RG: What is the Danish government’s official stance on UFOs? When was the last time it issued a statement on the subject?

PK: The Danish air force released their UFO files in January 2009. There was a big hype in the press. The air force stated that they had collected 15,000 files since the mid-fifties but in fact only released 228 cases on the day. They claimed all files from before 1978 had gone missing. On average, 250 cases were reported each year, so I estimate that 7,500 cases should have been released in 2009. No members of the press or the SUFOI UFO group questioned why so few cases were released. The air force’s offical website recommends all new incoming cases be reported to the SUFOI group. I have done much more research into the file release and have an article on the subject. The government no longer comments on the topic.

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How Closely Are Ufologists Watched By Government Agencies?

by Nick Redfern                   May 25, 2018                    (mysteriousuniverse.org)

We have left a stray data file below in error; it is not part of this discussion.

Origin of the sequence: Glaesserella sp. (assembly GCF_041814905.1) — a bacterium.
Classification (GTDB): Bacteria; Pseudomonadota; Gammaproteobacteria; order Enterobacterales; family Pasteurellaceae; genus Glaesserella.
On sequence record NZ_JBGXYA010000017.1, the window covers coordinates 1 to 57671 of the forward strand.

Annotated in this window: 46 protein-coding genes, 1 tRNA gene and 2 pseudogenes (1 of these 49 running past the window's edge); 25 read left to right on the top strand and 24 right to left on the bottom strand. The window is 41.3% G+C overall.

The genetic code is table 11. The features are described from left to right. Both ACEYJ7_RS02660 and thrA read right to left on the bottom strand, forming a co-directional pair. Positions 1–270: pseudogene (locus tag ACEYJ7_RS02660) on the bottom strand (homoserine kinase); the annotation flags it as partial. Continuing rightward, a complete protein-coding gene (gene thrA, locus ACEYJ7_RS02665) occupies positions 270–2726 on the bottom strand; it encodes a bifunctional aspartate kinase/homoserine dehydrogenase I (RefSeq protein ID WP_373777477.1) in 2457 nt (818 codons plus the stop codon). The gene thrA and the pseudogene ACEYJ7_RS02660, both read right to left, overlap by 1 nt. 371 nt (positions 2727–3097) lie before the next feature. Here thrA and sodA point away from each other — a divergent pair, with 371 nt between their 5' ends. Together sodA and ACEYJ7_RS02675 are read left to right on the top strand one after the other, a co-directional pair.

• Beginning in the 1950’s, the FBI and the CIA closely kept their eye on UFO-themed researchers, groups and abductees such as George Adamski, Truman Bethurum, George Van Tassel, and Frank Stranges. They seemed more interested in their possible ties to communism than their UFO experiences. In 1950’s England, the British Police Force’s Special Branch secretly watched the Aetherius Society, but not for their beliefs in aliens or UFOs, but because of their opposition to atomic weapons.

• A CIA document dated February 9, 1953 reveals that an agent infiltrated a meeting of the California Committee for Saucer Investigations (CSI) in L.A. where Dr. Walter Riedel, the former Chief Designer at the German Experimental Rocket Center at Peenemunde who came to the U.S. as a ‘paperclip’ scientist spoke. Reidel was now a project engineer in the Aerophysics Department of the North American Aviation Corp. “He [Reidel] gave every impression of being a competent scientist, especially knowledgeable on rocket matters. He seemed a balanced person, not given to fixations.”

• The CIA document goes on to say that the CSI had received some 1570 letters relating to reported UFO sightings. The agent was impressed at how thorough they conducted their investigations, considering only a small fraction of sightings to be actual unexplained UFOs. Those are forwarded to Wright Field, Dayton, Ohio.

• Dr. Riedel even indicated the CSI planned to perpetrate a ‘hoax’ UFO sighting over Malibu in front of thousands of people in order to gauge public reaction and response. “This experiment is designed to give a better background against which future sightings can be evaluated.” This hoax may have occurred in late January 1953.